That Time We Flew Past Pluto…
Two years ago today (July 14), our New Horizons spacecraft made its closest flyby of Pluto…collecting images and science that revealed a geologically complex world. Data from this mission are helping us understand worlds at the edge of our solar system.
The spacecraft is now venturing deeper into the distant, mysterious Kuiper Belt…a relic of solar system formation…to reach its next target. On New Year’s Day 2019, New Horizons will zoom past a Kuiper Belt object known as 2014 MU69.
The Kuiper Belt is a disc-shaped region of icy bodies – including dwarf planets such as Pluto – and comets beyond the orbit of Neptune. It extends from about 30 to 55 Astronomical Units (an AU is the distance from the sun to Earth) and is probably populated with hundreds of thousands of icy bodies larger than 62 miles across, and an estimated trillion or more comets.
Nearly a billion miles beyond Pluto, you may be asking how the spacecraft will function for the 2014 MU69 flyby. Well, New Horizons was originally designed to fly far beyond the Pluto system and explore deeper into the Kuiper Belt.
The spacecraft carries extra hydrazine fuel for the flyby; its communications system is designed to work from beyond Pluto; its power system is designed to operate for many more years; and its scientific instruments were designed to operate in light levels much lower than it will experience during the 2014 MU69 flyby.
What have we learned about Pluto since its historic flyby in 2015?
During its encounter, the New Horizons spacecraft collected more than 1,200 images of Pluto and tens of gigabits of data. The intensive downlinking of information took about a year to return to Earth! Here are a few things we’ve discovered:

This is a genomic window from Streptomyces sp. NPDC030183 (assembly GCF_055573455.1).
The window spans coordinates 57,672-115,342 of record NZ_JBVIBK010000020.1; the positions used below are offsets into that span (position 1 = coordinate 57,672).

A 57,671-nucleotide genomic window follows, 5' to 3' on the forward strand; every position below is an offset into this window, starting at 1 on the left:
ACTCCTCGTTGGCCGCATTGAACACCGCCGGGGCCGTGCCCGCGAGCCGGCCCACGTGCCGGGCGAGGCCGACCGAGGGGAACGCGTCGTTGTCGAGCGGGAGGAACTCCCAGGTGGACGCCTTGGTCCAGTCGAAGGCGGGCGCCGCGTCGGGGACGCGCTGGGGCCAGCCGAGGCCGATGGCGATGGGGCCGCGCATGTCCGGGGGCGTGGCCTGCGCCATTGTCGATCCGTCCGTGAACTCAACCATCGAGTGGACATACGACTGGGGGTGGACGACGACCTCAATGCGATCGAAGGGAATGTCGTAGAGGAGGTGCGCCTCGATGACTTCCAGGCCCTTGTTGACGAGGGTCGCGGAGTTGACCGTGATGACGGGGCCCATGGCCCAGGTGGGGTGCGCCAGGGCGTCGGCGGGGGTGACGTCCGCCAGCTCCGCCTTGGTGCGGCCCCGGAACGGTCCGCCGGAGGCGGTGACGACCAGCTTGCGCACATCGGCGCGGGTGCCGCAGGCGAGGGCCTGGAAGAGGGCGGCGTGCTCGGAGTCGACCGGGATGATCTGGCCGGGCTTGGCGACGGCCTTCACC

Pluto Has a Heart
This image captured by New Horizons around 16 hours before its closest approach shows Pluto’s “heart.” This stunning image of one of its most dominant features shows us that the heart’s diameter is about the same distance as from Denver to Chicago. This image also showed us that Pluto is a complex world with incredible geological diversity.
Pluto’s vast icy plain, informally called Sputnik Planitia, resembles frozen mud cracks on Earth. It has a broken surface of irregularly-shaped segments, bordered by what appear to be shallow troughs.
Images from the spacecraft display chaotically jumbled mountains that only add to the complexity of Pluto’s geography. The rugged, icy mountains are as tall as 11,000 feet high.
This high-resolution enhanced color view of Pluto combines blue, red and infrared images taken by the New Horizons spacecraft. The surface of Pluto has a remarkable range of subtle color variations. Many landforms have their own distinct colors, telling a complex geological and climatological story.
Foggy Haze and Blue Atmosphere
Images returned from the New Horizons spacecraft have also revealed that Pluto’s global atmospheric haze has many more layers than scientists realized. The haze even creates a twilight effect that softly illuminates nightside terrain near sunset, which makes them visible to the cameras aboard the spacecraft.
New Horizons detected numerous small, exposed regions of water ice on Pluto. Scientists are eager to understand why water appears exactly where it does, and not in other places.
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